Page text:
Tax Credits

The IRS provides multiple tax credits for low- to moderate-income taxpayers to lower what they owe the government. Unlike tax deductions, which lower your taxable income, tax credits directly lower the amount of money you owe the government.

Let's go over seven tax credits you may be able to claim to lower your tax bill this year. But first, a quick primer on tax credits and the difference between refundable and nonrefundable credits.

Tax credits: The basics
A tax credit allows you to directly subtract the amount of the credit from your taxes due. Say you are single and had $50,000 in income. Based on the 2014 tax brackets, with the standard deduction and one personal exemption, you would owe a little over $5,819 in taxes. A $5,000 tax credit would cancel out all but $819 of your taxes owed.

There are two types of tax credits: refundable tax credits and nonrefundable tax credits. You can get money back for a refundable tax credit even if you didn't earn any income or pay any taxes. A nonrefundable tax credit is only applied to your taxes owed.

Let's say you owe $1,000 in taxes from income during the year, and at the end of the year you claimed a $2,500 tax credit. If the tax credit is refundable, you'll get $1,500 back from the government. If the tax credit is nonrefundable, then it is deducted from the taxes you owe -- so in this example, you don't owe the government anything, but you can only zero out your taxes, meaning you miss out on the remaining $1,500 of the tax credit.

The IRS provides multiple tax credits to lower what you owe the government; see if you can take advantage of any of them.

1. Lifetime Learning Credit (nonrefundable)
The Lifetime Learning Credit allows taxpayers who take postsecondary school classes, or whose dependents take postsecondary school classes, to claim as a tax credit 20% of qualified education expenses up to a maximum $2,000 tax credit. The advantage of this tax credit is that it is open to anyone at any point in his or her life, unlike the American Opportunity Tax Credit, which I will detail next.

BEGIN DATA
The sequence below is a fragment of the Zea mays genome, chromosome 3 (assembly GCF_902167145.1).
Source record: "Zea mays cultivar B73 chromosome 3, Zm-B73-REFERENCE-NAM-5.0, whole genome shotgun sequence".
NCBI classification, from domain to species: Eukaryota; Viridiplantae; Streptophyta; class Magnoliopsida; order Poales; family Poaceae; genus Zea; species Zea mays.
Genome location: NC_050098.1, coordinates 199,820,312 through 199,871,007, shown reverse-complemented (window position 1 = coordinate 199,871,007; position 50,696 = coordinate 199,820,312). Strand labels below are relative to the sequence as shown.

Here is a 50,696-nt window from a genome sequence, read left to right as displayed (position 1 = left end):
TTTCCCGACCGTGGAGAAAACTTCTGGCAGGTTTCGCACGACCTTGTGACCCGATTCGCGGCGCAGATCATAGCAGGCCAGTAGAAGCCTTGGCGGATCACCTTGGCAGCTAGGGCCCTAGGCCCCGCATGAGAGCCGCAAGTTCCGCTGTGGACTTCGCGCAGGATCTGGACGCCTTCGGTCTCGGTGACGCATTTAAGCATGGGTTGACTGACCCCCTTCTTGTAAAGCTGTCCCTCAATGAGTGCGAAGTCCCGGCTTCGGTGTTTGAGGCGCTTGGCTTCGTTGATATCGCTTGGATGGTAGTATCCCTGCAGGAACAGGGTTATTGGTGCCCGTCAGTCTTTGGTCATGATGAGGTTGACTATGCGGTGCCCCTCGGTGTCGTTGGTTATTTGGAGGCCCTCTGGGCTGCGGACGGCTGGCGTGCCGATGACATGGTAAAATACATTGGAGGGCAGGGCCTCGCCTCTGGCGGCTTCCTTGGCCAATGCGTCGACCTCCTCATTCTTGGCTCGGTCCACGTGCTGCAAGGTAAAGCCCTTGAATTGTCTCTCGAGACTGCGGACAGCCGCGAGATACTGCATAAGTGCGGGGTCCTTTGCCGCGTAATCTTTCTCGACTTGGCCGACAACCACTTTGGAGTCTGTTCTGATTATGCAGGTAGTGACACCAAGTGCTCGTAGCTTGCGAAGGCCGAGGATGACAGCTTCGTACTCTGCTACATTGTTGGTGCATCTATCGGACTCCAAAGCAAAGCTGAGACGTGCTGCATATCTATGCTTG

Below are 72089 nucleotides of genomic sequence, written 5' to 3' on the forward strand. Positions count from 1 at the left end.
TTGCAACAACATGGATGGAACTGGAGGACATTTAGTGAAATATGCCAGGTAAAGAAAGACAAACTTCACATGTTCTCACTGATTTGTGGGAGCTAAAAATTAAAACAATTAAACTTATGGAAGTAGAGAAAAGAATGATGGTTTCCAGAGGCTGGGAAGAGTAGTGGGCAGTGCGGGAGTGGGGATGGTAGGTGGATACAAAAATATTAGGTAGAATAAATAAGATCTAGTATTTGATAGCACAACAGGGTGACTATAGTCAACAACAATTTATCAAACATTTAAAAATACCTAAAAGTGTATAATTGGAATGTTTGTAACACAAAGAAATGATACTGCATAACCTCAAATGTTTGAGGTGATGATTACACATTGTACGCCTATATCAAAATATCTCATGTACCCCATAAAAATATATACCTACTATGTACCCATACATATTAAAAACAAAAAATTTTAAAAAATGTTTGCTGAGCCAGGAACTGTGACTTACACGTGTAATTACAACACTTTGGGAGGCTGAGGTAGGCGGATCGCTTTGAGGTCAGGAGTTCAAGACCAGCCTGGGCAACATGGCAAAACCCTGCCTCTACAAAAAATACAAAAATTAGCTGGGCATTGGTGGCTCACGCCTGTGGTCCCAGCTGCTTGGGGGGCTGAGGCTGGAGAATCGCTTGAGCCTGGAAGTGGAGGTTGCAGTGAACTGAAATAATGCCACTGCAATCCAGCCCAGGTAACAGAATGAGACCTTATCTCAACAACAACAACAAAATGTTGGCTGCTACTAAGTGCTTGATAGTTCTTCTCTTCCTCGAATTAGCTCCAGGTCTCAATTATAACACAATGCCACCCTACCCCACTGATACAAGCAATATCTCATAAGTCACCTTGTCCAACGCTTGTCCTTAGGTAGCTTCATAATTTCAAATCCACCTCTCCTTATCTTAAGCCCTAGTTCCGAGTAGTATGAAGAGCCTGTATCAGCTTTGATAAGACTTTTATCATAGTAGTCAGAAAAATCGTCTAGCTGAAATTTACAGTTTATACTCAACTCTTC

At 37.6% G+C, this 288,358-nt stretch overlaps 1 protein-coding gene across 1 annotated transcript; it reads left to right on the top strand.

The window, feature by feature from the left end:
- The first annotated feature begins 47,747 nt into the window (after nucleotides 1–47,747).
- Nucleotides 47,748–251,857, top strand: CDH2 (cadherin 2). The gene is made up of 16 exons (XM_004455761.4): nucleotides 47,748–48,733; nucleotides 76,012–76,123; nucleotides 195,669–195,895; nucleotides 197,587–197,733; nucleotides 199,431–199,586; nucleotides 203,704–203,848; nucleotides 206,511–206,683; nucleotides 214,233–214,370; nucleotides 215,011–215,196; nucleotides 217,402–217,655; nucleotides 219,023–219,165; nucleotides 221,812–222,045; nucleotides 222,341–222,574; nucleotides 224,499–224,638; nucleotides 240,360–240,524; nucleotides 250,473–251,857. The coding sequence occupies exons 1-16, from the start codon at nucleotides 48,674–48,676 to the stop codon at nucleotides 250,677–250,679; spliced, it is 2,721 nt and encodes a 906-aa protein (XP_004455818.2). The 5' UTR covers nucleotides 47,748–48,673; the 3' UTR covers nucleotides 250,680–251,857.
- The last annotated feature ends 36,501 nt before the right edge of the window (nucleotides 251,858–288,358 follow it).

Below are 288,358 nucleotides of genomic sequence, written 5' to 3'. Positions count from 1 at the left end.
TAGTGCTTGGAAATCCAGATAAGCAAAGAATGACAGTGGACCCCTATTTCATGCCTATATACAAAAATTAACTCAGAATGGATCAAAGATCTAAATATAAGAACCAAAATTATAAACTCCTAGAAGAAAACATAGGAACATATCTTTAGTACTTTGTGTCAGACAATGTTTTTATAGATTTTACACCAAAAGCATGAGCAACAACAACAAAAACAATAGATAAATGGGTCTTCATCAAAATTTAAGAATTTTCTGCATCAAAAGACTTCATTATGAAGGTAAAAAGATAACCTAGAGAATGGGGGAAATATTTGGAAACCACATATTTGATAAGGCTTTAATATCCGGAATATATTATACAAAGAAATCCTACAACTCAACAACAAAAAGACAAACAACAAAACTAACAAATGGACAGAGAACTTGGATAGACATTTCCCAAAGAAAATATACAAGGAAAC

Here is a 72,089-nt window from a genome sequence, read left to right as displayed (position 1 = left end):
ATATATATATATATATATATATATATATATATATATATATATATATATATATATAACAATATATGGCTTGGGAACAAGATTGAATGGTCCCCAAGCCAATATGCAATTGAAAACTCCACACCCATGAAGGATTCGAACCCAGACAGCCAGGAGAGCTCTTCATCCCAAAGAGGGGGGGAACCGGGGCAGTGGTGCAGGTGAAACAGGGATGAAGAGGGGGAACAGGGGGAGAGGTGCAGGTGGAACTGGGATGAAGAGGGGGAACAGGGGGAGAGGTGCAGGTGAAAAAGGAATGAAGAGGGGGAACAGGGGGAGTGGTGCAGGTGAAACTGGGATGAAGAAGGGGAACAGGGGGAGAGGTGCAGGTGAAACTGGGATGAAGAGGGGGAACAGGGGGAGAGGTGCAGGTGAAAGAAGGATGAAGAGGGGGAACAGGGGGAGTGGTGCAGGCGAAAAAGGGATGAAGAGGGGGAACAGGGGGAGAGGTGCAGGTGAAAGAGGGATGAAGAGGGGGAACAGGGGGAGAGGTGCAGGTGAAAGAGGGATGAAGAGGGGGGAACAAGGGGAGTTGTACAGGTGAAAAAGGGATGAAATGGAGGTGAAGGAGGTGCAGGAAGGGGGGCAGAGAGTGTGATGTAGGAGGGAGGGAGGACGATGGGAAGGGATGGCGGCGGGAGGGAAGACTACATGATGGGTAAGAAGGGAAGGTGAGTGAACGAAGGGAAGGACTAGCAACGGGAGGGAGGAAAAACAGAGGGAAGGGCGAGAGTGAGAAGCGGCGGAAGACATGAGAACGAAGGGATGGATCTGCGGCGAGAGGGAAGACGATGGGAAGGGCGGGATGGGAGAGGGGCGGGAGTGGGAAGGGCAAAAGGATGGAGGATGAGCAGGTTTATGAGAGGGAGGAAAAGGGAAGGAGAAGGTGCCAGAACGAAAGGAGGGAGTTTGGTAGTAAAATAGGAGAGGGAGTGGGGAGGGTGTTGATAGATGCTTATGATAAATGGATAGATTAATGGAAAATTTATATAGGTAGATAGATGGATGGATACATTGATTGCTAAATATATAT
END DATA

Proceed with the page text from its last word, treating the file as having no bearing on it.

The full Lifetime Learning Credit is only available to individual taxpayers who make $52,000 or less, or $104,000 for a married couple filing jointly. The credit phases out for individual taxpayers with income between $52,000 and $62,000 and married couples filing jointly with income between $104,000 and $124,000. Those who earn more than the upper threshold are ineligible for the Lifetime Learning Credit.

2. American Opportunity Tax Credit (partially refundable)
The American Opportunity Tax Credit differs from the Lifetime Learning Credit in that it is only available for eligible students for their first four years of higher education. The credit allows you to claim up to $2,500 per eligible student. Forty percent of the credit is refundable, so there is a maximum refund of $1,000. You cannot claim both this credit and the Lifetime Learning Credit for the same student in one tax year. The full American Opportunity Tax Credit is available to individuals with incomes less than $80,000 ($160,000 for married couples filing jointly), and the credit phases out for individuals with incomes of more than $90,000 ($180,000 for married couples filing jointly).

3. Retirement Saver's Tax Credit (nonrefundable)
For low-income taxpayers who are not full-time students, the government provides a tax credit for contributing to a retirement savings plan such as an IRA, 401(k), etc. The credit is anywhere from 10% to 50% of up to $2,000 of your retirement plan contributions (or $4,000 for married couples filing jointly).

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Source: IRS.